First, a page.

A Fatherly Advice

tennis parentI’d like to address one of the things that has happened to me (I’d say, often) and I am sure you could related to this also…

You watch a tennis match between two players and you think they are playing great: long rallies, nice variety of shots etc. And you get the feeling that those guys are so much better than you. Then one day you meet one of them in a tournament match… And you beat him! And then you wonder: “What has just happened? I was certain that this guy was much better than me based on how he looked playing against somebody else.”
(Mental Tennis Tips)

One thing is for sure: only because somebody plays very well against a certain opponent does not mean he will play well against you too!
We are all different and our style of play can either help or impede our opponents.

We often tend to under-estimate our own potential and therefore we think others are better players when, in fact, they are not.

My father, once told me before a match I was nervous about… “Don’t worry about how good he is, let him worry about how good YOU are!” 

Now, that is one attitude you should step on the court with.

Cosmin Miholca

Can your child work through their frustrations without you?

As a parent, have you ever wondered why some of the coaches don’t allow parents to assist in the tennis lessons their children take?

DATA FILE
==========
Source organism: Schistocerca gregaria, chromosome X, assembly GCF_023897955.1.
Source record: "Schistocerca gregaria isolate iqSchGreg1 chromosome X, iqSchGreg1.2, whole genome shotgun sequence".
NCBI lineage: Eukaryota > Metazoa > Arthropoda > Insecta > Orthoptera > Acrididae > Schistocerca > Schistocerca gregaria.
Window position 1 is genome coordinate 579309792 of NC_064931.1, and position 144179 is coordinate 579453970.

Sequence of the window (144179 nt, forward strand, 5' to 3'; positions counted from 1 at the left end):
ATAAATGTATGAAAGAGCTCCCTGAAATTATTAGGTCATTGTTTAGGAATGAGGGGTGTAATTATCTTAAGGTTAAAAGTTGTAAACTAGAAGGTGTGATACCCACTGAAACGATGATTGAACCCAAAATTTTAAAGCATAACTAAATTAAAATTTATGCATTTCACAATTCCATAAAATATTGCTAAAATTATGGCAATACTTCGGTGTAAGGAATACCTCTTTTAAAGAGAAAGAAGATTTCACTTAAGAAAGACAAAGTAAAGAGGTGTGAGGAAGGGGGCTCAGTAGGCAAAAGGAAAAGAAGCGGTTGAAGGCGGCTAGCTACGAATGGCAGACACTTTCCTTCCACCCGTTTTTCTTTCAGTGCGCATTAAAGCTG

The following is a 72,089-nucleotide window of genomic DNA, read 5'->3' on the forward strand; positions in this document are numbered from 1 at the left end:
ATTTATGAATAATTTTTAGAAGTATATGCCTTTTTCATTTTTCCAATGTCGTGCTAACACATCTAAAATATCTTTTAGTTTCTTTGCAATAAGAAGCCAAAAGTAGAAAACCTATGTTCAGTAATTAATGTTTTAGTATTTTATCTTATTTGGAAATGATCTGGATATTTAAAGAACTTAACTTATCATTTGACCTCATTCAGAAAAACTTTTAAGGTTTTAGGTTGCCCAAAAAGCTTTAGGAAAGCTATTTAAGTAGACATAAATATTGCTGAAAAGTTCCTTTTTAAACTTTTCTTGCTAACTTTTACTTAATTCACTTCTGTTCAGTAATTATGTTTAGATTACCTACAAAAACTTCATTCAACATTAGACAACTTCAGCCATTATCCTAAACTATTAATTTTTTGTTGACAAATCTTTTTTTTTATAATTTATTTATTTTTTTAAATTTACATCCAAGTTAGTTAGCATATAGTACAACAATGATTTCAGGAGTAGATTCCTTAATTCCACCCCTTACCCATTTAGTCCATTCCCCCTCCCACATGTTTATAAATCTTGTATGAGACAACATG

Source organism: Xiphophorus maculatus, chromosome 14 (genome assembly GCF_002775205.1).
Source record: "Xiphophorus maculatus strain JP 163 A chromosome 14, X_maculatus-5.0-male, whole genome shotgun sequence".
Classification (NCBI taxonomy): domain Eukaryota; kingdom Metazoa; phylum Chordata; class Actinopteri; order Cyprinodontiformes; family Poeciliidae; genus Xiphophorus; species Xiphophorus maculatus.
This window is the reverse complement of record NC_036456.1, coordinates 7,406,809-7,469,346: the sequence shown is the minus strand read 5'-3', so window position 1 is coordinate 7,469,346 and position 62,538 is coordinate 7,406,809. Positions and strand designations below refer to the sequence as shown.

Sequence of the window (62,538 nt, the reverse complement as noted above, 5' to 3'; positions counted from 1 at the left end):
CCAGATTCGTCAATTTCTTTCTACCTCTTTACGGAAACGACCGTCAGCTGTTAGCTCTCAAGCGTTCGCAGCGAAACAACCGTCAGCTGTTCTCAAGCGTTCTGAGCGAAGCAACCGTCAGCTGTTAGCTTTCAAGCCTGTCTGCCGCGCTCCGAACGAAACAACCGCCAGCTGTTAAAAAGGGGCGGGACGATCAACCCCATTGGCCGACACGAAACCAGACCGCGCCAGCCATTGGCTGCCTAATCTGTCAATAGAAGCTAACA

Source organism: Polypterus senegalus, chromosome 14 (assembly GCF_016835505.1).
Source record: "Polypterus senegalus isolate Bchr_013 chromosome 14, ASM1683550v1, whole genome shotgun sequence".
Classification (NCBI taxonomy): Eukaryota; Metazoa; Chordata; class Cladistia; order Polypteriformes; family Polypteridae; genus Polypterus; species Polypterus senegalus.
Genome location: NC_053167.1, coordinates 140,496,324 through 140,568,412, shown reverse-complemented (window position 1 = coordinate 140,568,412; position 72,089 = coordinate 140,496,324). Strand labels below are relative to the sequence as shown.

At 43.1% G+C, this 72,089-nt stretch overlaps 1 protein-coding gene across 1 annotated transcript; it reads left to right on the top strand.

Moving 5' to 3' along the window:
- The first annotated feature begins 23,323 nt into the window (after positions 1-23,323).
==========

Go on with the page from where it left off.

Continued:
We live in a society where the parents are sometimes overprotecting their kids… If the child gets injured, or falls, or something doesn’t go their way, they look for comfort and understanding in the arms of their parents.

We, the parents, want to help our children… However, as a tennis coach (and parent), I have witnessed too many young players misbehaving on the tennis court. Often, it is just a simple error that triggers the frustration or meltdown.
(How to Teach Tennis to Your Own Child – video lessons)

Consistently, the children tend to be more “dramatic” when parents are present; the parents’ good intentions ultimately create future setbacks.

Sometimes it is easy to forget that the mistake (or problem) can actually teach our children a whole lot more in the long run. If they miss a shot or lose a point, they try to seek comfort and understanding from their parents by looking towards them. Or on occasion, pretending that they are sick or perhaps injured…
When their parents are not present, they learn to understand that when problems occur, the only way to deal with them is by handling these problems by themselves…!

So what is my point?

Parents: whether in a tennis practice or a match, allow your children to make mistakes and errors… Let them fall and learn how to get back up by themselves! Let them get frustrated and learn that being “down” is their chance to find solutions and overcome problems.
Let your kids succeed on their own!


Cosmin Miholca